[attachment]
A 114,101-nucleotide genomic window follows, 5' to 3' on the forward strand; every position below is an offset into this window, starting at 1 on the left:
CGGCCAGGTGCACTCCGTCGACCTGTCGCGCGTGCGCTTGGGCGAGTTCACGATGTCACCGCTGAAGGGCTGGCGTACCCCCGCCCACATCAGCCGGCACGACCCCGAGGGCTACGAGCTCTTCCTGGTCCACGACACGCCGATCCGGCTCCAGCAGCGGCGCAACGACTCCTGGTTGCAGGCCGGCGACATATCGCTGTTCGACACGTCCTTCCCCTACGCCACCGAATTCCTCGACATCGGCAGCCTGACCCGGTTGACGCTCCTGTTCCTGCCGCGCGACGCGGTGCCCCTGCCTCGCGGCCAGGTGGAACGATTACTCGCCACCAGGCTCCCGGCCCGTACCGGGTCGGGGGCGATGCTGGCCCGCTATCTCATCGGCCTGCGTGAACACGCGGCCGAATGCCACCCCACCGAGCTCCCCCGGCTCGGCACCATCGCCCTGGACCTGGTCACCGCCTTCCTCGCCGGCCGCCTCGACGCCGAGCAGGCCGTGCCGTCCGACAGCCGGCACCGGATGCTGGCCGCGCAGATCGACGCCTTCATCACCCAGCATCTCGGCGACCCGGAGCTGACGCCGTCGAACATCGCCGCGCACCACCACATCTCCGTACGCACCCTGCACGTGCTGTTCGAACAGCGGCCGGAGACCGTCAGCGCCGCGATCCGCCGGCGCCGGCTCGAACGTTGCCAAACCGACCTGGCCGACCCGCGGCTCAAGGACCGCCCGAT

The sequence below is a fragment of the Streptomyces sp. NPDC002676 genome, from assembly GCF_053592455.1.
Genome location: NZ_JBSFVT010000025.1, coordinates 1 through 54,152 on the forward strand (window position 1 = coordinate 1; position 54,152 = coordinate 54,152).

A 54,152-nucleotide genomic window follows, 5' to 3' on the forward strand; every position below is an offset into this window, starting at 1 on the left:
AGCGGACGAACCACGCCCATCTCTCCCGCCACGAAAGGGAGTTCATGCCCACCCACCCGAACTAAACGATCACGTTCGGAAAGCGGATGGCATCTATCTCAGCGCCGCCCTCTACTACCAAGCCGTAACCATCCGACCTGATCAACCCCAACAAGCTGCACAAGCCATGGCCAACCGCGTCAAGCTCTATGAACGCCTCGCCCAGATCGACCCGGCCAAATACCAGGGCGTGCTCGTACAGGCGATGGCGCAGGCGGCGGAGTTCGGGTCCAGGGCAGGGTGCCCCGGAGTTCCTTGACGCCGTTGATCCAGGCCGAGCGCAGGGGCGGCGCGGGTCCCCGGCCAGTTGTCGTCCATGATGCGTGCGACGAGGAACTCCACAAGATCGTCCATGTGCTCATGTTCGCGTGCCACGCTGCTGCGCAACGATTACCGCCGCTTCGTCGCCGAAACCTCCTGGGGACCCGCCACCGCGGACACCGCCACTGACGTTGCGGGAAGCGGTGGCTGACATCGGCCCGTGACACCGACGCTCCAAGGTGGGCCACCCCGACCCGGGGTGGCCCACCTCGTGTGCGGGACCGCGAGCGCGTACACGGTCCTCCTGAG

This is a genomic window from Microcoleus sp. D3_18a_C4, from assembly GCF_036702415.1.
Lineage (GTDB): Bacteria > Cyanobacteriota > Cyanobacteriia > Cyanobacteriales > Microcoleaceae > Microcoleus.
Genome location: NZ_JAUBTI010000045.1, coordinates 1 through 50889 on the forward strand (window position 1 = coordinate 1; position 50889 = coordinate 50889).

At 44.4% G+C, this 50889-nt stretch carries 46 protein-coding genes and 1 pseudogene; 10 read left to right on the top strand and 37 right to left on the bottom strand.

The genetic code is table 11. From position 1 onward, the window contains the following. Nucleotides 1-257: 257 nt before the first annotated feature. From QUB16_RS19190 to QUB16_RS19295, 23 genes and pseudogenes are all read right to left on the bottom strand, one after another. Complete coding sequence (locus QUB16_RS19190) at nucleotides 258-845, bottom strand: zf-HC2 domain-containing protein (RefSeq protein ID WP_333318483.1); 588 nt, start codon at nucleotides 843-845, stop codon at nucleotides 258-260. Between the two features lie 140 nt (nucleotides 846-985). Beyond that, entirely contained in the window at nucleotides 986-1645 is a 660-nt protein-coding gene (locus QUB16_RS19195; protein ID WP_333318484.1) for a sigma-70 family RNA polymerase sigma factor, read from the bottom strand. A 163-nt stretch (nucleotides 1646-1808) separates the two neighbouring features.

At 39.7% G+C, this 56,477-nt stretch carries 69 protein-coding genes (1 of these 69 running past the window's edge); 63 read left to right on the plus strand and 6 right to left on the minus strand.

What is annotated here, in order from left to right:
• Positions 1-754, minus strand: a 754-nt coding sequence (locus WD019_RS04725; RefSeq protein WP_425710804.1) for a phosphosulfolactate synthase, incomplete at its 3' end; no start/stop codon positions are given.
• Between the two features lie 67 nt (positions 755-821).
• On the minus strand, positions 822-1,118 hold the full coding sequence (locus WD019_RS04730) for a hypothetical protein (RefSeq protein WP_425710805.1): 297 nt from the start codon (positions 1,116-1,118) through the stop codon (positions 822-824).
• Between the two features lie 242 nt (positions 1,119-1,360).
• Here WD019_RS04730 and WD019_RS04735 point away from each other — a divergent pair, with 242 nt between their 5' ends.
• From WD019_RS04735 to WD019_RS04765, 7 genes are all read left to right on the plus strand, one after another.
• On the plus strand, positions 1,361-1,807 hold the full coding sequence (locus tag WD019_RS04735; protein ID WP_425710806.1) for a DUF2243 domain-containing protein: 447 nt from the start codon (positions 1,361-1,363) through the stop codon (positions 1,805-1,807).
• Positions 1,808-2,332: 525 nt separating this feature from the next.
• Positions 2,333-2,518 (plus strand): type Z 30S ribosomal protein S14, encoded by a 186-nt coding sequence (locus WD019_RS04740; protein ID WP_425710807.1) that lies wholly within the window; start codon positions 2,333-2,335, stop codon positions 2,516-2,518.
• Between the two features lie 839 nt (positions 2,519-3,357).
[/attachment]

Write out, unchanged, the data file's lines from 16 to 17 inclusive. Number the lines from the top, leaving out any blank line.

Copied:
• On the minus strand, positions 822-1,118 hold the full coding sequence (locus WD019_RS04730) for a hypothetical protein (RefSeq protein WP_425710805.1): 297 nt from the start codon (positions 1,116-1,118) through the stop codon (positions 822-824).
• Between the two features lie 242 nt (positions 1,119-1,360).